Treasure Hunt (2)
Kenneth Kendall (1982-9)
Ned Sherrin (5 April 1985)
Dermot Murnaghan (2002-3)
Ann Meo (1982-3)
Annette Lynton (1984)
Wincey Willis (1985-9)
Cameraman (on location): Graham Berry
Video recordist (on location): Frank Meyburgh
Chatsworth Television for Channel 4, 28 December 1982 to 18 May 1989 (91 episodes in 7 series + 6 specials)
Chatsworth Television for Thames (regional), 30 October 1985 (as part of Thames Telethon)
Chatsworth Television for ITV, 29 to 30 May 1988 (as part of ITV Telethon)
Chatsworth Television for BBC Two, 16 December 2002 to 2 August 2003 (15 episodes in 2 series)
If someone came up to you and said that Treasure Hunt was an hour of complete arse, not only do they have Tourette's Syndrome, but somewhat ironically they would be almost completely right.
That's because the show is infamous for Graham the Cameraman's need to film Anneka Rice's bottom. In jump-suit as well! However, it was a groundbreaking game too, and one of Channel 4's most popular shows of the era, regularly clawing in 7-8 million viewers.
The game, then. Former BBC newsreader Kenneth Kendall helps two ordinary rich people (the first two contestants were fish farmers from Cornwall) to solve five devious cryptic clues in order to guide "Skyrunner" Anneka, transported by helicopter, around the five places of interest, usually on a 20x20 km map, within 45 minutes.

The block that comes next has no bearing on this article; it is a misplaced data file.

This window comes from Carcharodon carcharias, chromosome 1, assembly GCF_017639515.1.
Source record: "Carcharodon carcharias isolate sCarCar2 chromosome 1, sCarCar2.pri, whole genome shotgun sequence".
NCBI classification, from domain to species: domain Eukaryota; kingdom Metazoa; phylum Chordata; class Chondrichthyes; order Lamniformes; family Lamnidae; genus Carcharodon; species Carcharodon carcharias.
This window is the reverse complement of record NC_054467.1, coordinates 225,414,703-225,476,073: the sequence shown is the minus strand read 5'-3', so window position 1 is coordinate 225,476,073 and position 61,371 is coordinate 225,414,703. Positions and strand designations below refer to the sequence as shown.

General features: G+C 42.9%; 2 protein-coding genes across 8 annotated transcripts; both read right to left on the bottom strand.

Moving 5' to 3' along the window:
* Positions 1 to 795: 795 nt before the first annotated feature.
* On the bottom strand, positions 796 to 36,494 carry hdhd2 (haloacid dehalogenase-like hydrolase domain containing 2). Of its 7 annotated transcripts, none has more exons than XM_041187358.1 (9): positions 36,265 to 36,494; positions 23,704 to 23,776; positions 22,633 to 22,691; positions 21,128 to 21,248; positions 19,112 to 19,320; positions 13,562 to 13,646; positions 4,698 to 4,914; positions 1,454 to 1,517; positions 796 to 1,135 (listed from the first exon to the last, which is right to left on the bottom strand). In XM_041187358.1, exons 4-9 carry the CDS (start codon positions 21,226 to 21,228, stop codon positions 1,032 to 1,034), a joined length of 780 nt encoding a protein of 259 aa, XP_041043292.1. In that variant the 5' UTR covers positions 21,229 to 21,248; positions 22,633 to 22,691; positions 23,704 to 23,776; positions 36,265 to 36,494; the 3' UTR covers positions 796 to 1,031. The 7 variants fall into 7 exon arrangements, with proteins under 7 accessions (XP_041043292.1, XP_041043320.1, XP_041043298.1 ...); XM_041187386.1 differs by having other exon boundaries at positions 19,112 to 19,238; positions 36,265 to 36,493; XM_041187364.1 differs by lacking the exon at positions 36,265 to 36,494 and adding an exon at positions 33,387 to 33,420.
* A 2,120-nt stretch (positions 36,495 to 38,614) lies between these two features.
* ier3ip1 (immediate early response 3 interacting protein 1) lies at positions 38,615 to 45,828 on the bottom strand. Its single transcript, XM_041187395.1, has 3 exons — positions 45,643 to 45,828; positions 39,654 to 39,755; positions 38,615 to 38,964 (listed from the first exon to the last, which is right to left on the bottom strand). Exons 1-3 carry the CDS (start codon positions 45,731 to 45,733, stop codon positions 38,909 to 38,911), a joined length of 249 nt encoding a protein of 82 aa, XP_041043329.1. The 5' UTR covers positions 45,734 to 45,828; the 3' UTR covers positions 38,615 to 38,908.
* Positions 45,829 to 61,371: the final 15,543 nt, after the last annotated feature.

Part of the game was that although they could communicate with Anneka via a two-way radio link, they couldn't actually see her. An unintentional difficulty factor was that the radio communications would sometimes break up, completely by accident, at unfortunate times.
In the studio, the players have access to lots of reference works and they'll need them because the clues are somewhat cryptic. For example, one clue once was: "In a Seahawk, in a Seahawk, in a Seahawk." the contestants had to work out that an airbase in the area was known as the HMS Seahawk, and at that place was an actual Seahawk plane and inside that was a small model of a Seahawk plane, and the clue was in that. Often homonyms, anagrams, double meanings and other connotations needed to be solved, with a bit of quick research each time, to solve the clues.